Movants argue the Court lacks personal jurisdiction over them because they do not reside in California, they are not engaged in any business in California, and they lack sufficient minimum contacts with the forum to be subject to jurisdiction in California. In response, Plaintiff argues that in a copyright infringement case, jurisdiction is proper where the copyright owner is located. Brayton Purcell LLP v. Recordon & Recordon, 606 F.3d 1124 (9th Cir. 2010); Righthaven LLC v. South Coast Partners, Inc., 2011 U.S. Dist. LEXIS 12802 (D. Nev. Feb 5, 2011). Plaintiff also argues it is premature to evaluate any jurisdictional defenses at this time since Doe Defendants have not been formally named and served with the complaint. According to Plaintiff, Doe Defendants may not even be named as Defendants, as some of them claim their internet account was used by third-parties.

"Personal jurisdiction over a nonresident defendant is tested by a two-part analysis. First, the exercise of jurisdiction must satisfy the requirements of the applicable state long-arm statute. Second, the exercise of jurisdiction must comport with federal due process." Liberty Media Holdings, LLC v. Tabora, 2012 U.S. Dist. LEXIS 1101, 4-7 (S.D. Cal. Jan. 4, 2012) (citing Chan v. Soc'y Expeditions, Inc., 39 F.3d 1398, 1404-05 (9th Cir. 1994). California's long-arm statute, Cal. Civ. Proc. Code § 410.10, allows courts to "exercise jurisdiction on any basis not inconsistent with the Constitution of [California] or of the United States." Id. "This provision allows courts to exercise jurisdiction to the limits of the Due Process Clause of the U.S. Constitution." Dow Chem. Co. v. Calderon, 422 F.3d 827, 831 (9th Cir. 2005). Thus, the governing standard here is whether the exercise of personal jurisdiction comports with due process. Id.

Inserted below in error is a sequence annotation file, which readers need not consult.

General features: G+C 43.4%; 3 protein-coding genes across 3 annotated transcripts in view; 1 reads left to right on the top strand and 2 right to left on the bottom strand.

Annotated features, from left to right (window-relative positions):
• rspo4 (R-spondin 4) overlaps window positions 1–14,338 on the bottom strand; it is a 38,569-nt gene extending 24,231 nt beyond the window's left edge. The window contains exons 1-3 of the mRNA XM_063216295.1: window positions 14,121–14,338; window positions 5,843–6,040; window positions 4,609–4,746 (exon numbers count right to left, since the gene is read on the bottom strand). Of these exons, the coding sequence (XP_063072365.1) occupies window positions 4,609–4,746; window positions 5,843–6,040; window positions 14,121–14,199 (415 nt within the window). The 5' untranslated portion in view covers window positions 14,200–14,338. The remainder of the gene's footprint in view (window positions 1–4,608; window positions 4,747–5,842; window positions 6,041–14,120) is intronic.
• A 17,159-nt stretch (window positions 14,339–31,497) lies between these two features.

"For a court to exercise personal jurisdiction over a nonresident defendant, that defendant must have at least 'minimum contacts' with the relevant forum such that the exercise of jurisdiction 'does not offend traditional notions of fair play and substantial justice.'" Schwarzenegger v. Fred Martin Motor Co., 374 F.3d 797, 801 (9th Cir. 2004).

Here, Movants have not yet been identified and their connections, or lack there of, to California are unknown. In the absence of this information, it is premature to decide whether the Court has personal jurisdiction over unnamed Doe Defendants. Neither the Court nor Plaintiff can adequately determine if personal jurisdiction exists until Doe Defendants identify themselves or are identified by their ISPs. IO Group, Inc., v. Does 1-19, 2010 U.S. Dist. LEXIS 133717 (N.D. Cal. Dec. 7, 2010); See also Call of the Wild Movie, LLC v. Does 1-1,062, 770 F. Supp. 2d 332, 347 (D.D.C. 2011) ("[A]t this juncture when no putative defendant has been named, the Court has limited information to assess whether any putative defendant has a viable defense of lack of personal jurisdiction or to evaluate possible alternate bases to establish jurisdiction.").